Thursday, October 23, 2014

That character's doing what? I ain't buying it.

Hi! It's Lisa again, and I'm having problems believing some things in books. Are you?

Sometimes as I'm reading I come across actions, sometimes often used actions, that I just can't buy. Isn't it actually impossible to clench your hands so hard that your fingernails make your palms bleed? That skin is too tough, isn't it? My hands are pretty darn soft (don't judge, I'm a writer), so it'd be easier for me to do it rather than someone else who does regular labor with his or her hands. But guess what happens when I try. My nerve endings won't let me continue; those little things run to my brain and tattle on me. My brain makes me stop. My fingernails also buckle. If I try really hard, I break the skin, but those darn vessels are just too hard to get to. Also, that wore me out; my finger muscles were screaming at me to let go. I guess I'm just weak...but I type all the time so those little muscles are used regularly. Hm, I don't know. Anyway, to my other point. Let's not forget the melodrama this makes me picture when it's in a story. I'd like to roll my eyes when I read it. Really? So this character is so pissed he's clenching his fists hard enough to make himself bleed? Not buying it, and I'm not totally into this story anymore.

In my opinion, there are only two ways I see this clenching/bleeding actually happening. 1) If a person is having a seizure because the nerve endings are a little bit busy and clenching, and they aren't worrying about telling the brain to unclench. After all, people have been known to bite their tongue until it bleeds, and sometimes all the way off, during a seizure. 2) The second reason has a little to do with the first one: there's brain damage or nerve damage or both. Maybe the pain sensors in your hands have been damaged so clenching until you bleed happens without you knowing. The nerve endings could be working but the brain isn't working so well - brain damage. There is brain damage or a brain disorder, and it can't/won't receive the message to relax the hands.
A character clenching until the skin is broken is a tad bit more believable, though I still have to lift an eyebrow and move on. It's just overdone. Are 99% of the world's population hand-clenchers in moments of stress? No. Then why are 99% of our characters? Do something else.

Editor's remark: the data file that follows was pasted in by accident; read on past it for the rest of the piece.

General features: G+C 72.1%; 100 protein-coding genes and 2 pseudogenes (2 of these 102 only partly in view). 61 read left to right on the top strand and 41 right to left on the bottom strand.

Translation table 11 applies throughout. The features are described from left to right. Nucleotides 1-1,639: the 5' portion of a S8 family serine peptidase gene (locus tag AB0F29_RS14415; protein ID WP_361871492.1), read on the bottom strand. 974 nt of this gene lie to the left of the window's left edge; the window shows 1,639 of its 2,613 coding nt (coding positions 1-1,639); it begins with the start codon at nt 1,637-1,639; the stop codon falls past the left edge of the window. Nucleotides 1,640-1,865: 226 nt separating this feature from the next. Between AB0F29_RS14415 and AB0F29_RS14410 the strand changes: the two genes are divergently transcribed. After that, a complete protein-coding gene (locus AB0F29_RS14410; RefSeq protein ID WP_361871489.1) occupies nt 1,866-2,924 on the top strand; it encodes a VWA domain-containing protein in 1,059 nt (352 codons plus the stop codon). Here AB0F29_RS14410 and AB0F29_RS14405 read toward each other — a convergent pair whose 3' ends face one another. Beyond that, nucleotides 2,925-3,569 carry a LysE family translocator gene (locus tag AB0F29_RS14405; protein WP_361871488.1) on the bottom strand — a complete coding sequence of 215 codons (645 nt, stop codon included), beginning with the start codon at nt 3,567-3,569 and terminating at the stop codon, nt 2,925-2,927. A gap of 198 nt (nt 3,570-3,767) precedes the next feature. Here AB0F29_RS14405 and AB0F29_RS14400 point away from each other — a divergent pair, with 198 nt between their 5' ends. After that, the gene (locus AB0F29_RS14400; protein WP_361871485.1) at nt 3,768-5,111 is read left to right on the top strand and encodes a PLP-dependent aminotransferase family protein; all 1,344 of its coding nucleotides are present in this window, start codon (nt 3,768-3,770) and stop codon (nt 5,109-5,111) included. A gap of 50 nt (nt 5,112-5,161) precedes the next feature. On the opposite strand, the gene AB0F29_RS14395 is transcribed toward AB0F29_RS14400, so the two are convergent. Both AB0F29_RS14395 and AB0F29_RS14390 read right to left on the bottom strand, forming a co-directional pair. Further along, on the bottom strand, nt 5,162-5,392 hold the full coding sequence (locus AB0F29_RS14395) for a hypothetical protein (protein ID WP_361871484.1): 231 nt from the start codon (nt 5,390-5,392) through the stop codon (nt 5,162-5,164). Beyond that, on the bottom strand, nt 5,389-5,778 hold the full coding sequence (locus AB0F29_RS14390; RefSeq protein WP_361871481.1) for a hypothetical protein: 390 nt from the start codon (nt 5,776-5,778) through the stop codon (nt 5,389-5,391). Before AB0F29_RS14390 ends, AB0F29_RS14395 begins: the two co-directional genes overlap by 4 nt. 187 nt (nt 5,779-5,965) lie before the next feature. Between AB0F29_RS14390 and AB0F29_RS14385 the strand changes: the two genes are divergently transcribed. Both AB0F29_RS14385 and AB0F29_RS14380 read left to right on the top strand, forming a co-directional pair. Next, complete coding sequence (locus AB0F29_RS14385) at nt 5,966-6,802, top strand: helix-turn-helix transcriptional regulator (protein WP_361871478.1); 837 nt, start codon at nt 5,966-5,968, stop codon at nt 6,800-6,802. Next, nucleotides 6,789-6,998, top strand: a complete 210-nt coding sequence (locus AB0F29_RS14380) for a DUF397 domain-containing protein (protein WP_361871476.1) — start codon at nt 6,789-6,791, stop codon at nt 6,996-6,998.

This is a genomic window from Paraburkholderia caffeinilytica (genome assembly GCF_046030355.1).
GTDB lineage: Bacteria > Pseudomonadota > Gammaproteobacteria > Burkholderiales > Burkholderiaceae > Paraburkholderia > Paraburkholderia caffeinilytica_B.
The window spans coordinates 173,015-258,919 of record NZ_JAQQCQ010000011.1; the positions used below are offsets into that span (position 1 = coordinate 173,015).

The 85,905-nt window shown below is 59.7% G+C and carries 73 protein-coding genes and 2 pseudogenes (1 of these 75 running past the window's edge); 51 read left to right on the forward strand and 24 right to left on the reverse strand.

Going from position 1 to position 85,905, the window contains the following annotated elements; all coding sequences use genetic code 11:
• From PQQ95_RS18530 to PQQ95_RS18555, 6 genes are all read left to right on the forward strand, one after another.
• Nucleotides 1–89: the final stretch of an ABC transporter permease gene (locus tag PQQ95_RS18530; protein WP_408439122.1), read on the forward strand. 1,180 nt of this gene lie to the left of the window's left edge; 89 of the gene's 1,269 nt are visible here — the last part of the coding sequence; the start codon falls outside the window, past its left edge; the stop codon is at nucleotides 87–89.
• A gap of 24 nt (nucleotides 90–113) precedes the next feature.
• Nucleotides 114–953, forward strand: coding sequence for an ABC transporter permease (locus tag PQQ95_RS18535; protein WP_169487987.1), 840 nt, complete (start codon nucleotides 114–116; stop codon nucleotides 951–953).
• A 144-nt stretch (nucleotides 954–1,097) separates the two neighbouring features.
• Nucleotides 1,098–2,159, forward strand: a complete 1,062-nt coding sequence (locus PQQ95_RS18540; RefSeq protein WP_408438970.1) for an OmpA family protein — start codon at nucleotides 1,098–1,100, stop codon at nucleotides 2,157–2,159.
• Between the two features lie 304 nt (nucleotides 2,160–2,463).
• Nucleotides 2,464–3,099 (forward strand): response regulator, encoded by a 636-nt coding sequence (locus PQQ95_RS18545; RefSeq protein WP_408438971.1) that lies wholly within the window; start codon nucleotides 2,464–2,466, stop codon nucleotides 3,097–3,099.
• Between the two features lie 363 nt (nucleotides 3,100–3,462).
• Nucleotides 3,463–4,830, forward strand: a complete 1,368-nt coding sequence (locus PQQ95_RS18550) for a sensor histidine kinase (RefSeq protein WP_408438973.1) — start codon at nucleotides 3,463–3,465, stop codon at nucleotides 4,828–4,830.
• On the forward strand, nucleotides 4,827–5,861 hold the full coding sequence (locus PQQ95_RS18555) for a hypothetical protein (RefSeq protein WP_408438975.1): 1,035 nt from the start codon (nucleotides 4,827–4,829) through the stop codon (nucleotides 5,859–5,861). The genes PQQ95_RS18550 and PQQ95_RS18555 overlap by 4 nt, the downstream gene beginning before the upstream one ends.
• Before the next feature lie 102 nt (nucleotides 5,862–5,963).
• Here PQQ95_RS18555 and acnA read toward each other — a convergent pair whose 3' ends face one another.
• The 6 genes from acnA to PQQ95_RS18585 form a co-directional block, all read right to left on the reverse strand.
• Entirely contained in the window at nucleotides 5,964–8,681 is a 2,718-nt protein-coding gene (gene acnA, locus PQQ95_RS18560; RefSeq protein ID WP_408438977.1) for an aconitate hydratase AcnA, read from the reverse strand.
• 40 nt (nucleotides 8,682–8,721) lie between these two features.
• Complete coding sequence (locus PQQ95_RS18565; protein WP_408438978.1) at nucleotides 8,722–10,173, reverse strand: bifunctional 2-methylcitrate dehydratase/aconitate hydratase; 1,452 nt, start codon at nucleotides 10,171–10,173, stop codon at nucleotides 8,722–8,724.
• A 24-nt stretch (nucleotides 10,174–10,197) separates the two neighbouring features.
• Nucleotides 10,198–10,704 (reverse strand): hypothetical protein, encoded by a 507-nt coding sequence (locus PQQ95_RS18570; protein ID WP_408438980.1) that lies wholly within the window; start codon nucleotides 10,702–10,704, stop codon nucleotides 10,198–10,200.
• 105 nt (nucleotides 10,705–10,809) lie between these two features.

This goes for biting your lip until it bleeds too. One, like the clenching-hand-cutting-skin deal, it's a bit dramatic. Two, it's overused. However, I will concede that the skin of your lip is much softer, so it's much more believable that making it bleed could happen before your brain makes you stop. And it's much easier if you have dry lips, peeling lips or already-present sores. But it still makes me roll my eyes.

Now, that's my little two cents worth on stuff I just can't swallow. But I'd like to know yours! The reason I decided to write this post is because I came across this in a book again and then started thinking: I probably have some things like this in my books and don't even know it! I need help!

What do you read regularly in books that you just can't swallow?

Dan: Interesting topic, Lisa! As long as we're not talking about self-mutilation (which is a real thing) I'm with you. Having your character's palms bleed is a cheap way to show what he or she is feeling. In my experience, real people who are angry or scared often show less emotion than you'd expect. With anger, it's often subtle things, like using shorter phrases while speaking or not making eye contact.

As long as we're talking pet peeves: personally, I hate it when there's a misunderstanding that could be resolved by a simple open conversation, and that misunderstanding is the core of the book's conflict. Guess what? People talk about stuff that matters to them. Realistic problems tend to be far more complex.

Caitlin: I was totally with you on the hands bleeding (and impressed you went to the lengths to test it out! :) ). As for lip have that in one of my books. :( I'll be re-analyzing that soon! I'm with you Dan on the misunderstandings, although I used to enjoy Threes Company. Heh. My pet peeve? I guess it would be when the author deliberately tricks you to no effect via a character's thoughts. I recently read a book where the MC thought he saw Character B. He realized it wasn't him but still shuddered because it would have been like seeing a ghost. The previous fate of Character B is important to the this obviously is a pretty strong hint that Character B is dead. Thing is, he wasn't. And the MC knew that. At the end of the book that ghost comment didn't make any sense at all! Grrr... If a character thinks something, it should make sense he/she'd think that in the context of the story.

Karlie: Great thought, Caitlin!! I'm completely with you there. I also hate it when the hero gets a injury that should have taken weeks to heal, but the next day he's up and going again. I don't care how tough you are, it's gonna take some time to recover from broken ribs/wrist/ankle.

Another personal pet peeve of mine is the "deus ex machina," or that moment when the answer drops out of the sky and hits the character on the head. You know, that warrior that never showed up anywhere else in the book suddenly defeating the bad guy and then disappearing again. Even though it's usually a little more disguised than that, I come across it a lot more than I'd like.

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